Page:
Amit Varma is a writer based in Mumbai. He worked in journalism for over a decade, and won the Bastiat Prize for Journalism in 2007. His bestselling novel, My Friend Sancho, was published in 2009. He is best known for his blog, India Uncut. His current project is a non-fiction book about the lack of personal and economic freedoms in post-Independence India.
“Serious sport has nothing to do with fair play,” George Orwell once wrote. There seems to be plenty of recent evidence to back that up. Former US senator George Mitchell recently released a report on performance enhancing drugs in Major League Baseball (MLB) that revealed that 78 past and current players had used banned substances. Last week, Marion Jones was stripped of the five medals she won in the 2000 Olympics, following a confession that she had taken steroids at the time. Earlier this year, the Tour de France was beset by controversy, with Michael Rasmussen withdrawn by his team while he was leading the race on allegations of doping, and pre-race favourite Alexander Vinokourov busted for an illegal blood transfusion.
You could look at the glass half empty and bemoan the fact that doping seems to be so widespread in sport. You could look at it half full and feel glad that the cheats are finally being caught. I believe that we’re looking at the wrong glass.
In my view, doping in sport will be an issue no one bothers about in a couple of decades time.
There are two reasons why I believe this. One, it will soon become impossible to catch dopers. Indeed, despite these recent busts, they are already ahead of the curve. Two, using performance-enhancing drugs will no longer seem an ethical problem. Indeed, we’ll wonder what the fuss was all about, and why we ever went around quoting Orwell on fair play.
Before you berate me for my heresy, let me explain.
At a practical level, the science of catching dopers hasn’t kept pace with the science of doping. Consider the recent controversies. Jones wasn’t caught in testing—her guilt was uncovered by investigative work done on the Bay Area Laboratory Co-Operative, an American company that administered sophisticated performance-enhancing treatment to an array of sporting stars. These included Jones and various MLB and National Football League stars, most of whom never actually tested positive.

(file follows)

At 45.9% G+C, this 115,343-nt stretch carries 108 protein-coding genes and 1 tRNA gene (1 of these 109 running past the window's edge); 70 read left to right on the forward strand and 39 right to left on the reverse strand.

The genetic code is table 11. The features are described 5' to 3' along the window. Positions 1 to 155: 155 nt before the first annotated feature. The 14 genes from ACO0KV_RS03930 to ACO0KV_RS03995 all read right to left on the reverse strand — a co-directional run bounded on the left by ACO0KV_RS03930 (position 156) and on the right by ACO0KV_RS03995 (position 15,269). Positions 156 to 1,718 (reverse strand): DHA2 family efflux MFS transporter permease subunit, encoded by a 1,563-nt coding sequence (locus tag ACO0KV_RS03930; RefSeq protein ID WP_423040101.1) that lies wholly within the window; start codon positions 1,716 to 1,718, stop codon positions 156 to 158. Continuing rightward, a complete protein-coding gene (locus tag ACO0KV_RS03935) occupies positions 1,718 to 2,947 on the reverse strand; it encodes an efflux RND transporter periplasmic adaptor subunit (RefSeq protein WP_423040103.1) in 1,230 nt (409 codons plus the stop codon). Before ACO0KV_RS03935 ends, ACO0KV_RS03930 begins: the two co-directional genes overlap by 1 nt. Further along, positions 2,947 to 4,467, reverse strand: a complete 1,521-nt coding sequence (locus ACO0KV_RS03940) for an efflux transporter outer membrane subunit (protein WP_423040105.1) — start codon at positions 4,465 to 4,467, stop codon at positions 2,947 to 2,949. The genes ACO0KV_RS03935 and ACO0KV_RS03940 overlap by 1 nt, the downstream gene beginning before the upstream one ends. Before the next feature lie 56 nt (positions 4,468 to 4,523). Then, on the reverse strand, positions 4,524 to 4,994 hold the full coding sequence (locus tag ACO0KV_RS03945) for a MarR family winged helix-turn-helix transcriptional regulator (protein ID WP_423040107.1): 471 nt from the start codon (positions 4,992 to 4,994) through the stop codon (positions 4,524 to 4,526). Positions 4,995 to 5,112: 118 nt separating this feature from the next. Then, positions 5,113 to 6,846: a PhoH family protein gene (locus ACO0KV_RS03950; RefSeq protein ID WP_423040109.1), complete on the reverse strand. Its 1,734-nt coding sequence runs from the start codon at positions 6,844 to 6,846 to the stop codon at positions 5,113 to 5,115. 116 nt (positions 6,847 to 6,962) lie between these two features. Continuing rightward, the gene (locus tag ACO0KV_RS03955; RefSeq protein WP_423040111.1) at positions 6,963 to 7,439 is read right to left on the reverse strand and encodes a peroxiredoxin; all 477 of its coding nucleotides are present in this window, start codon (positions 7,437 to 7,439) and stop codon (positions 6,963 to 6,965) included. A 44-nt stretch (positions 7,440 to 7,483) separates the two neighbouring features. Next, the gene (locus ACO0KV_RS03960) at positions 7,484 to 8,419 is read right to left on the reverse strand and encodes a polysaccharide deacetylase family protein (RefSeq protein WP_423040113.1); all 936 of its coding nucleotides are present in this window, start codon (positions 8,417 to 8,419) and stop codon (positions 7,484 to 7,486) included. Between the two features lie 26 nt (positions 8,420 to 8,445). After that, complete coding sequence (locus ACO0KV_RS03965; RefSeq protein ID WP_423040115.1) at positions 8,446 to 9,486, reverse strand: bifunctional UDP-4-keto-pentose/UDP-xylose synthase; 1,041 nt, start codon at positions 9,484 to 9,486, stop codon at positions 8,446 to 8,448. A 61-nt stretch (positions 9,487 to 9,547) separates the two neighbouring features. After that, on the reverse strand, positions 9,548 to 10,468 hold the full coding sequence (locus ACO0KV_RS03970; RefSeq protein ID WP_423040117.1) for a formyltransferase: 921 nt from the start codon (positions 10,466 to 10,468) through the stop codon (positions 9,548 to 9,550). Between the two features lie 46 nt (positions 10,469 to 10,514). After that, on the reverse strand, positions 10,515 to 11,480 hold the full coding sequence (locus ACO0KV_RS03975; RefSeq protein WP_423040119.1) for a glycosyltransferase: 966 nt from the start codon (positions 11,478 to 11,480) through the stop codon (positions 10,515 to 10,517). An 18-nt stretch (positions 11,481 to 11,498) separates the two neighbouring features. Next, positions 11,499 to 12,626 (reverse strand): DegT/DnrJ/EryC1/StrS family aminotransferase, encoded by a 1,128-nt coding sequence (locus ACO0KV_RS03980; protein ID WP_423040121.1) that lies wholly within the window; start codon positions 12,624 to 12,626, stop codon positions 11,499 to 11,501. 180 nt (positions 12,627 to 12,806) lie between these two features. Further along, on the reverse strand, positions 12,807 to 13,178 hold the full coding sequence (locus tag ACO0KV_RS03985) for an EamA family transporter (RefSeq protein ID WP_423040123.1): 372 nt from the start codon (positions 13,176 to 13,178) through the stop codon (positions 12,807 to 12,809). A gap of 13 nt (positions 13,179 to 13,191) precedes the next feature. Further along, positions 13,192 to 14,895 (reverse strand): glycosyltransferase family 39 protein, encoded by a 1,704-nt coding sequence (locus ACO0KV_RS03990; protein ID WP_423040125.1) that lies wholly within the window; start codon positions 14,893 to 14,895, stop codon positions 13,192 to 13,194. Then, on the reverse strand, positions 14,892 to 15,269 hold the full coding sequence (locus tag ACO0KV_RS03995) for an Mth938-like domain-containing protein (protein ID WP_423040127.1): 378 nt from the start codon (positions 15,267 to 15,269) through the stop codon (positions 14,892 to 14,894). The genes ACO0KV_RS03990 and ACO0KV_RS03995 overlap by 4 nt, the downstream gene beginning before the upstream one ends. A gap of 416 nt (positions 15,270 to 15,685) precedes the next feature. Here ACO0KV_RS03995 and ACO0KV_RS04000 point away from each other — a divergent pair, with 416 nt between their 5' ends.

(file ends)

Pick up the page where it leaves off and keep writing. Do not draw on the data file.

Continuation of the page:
Another huge doping scandal of recent times was Operación Puerto, which revolved around a doctor named Eufemiano Fuentes, who ran systematic doping services for some of the biggest names in cycling, as well as for a few tennis and football players. Most of these men never tested positive in competition either, and would not have been caught if the good doctor hadn’t been busted.
These controversies demonstrate that dopers are more sophisticated than those set to catch dopers, and only the unlucky actually get caught in testing. I see every reason that this will remain the case—after all, with the kind of money available for sportspeople at the highest level of the game, all the incentives are aligned that way. Indeed, in some sports such as cycling, not doping may well be an entry barrier at the highest levels of the sport.
Also, doping is fast progressing beyond designer steroids and suchlike. In the July 2004 cover story of Scientific American, H Lee Sweeney described the next frontier of performance enhancement in sport—gene doping. Gene therapies that are now at the cutting-edge of medicine, Sweeney wrote, could be used by sportspeople to enhance their strength or stamina —and, crucially, would be undetectable by blood or urine testing.
And now to ethics. The main ethical argument against doping is that it distorts the level playing field that sportsmen begin with. But does that level playing field exist in the first place?
Most top sportsmen, especially in sports that place a premium on strength or endurance, are born with biological qualities that normal people don’t possess. For example, Lance Armstrong’s heart is one-third larger than normal, and his aerobic capacity twice that of the average person. It gives him an advantage over a cyclist with a normal body, which hardly makes for a level playing field. That’s the story in almost every sport.
Here’s my question: if the accident of birth gives some of us certain biological advantages, is it wrong to recreate some of those same advantages using science? Why leave to chance what science can replicate?
In fact, don’t we already do this? We take protein supplements to enhance our muscles and do altitude training to increase our count of red blood cells—then why is it ethically wrong to achieve the same ends using other means? Indeed, wouldn’t taking performance-enhancing treatment actually level the playing field in terms of physical endowments, and allow more scope for a player’s skill and character to express themselves?
One of the great triumphs of our species has come from using science to enhance the quality of our lives— average lifespans rose by about 30 years in the 20th century in most developing countries. This did not affect our humanity, but gave it greater scope to express itself. Why should it be any different in sport?
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Update (December 22): I’ve responded to some of the arguments raised against this column in my post, More Thoughts On Doping.
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I’d written a more comprehensive piece on this subject three years ago, in my pre-India Uncut days: Towards a posthuman sport, or a better world? The last para there sums up how I still feel on the subject.
You can browse through all my columns for Mint in my Thinking it Through archives.
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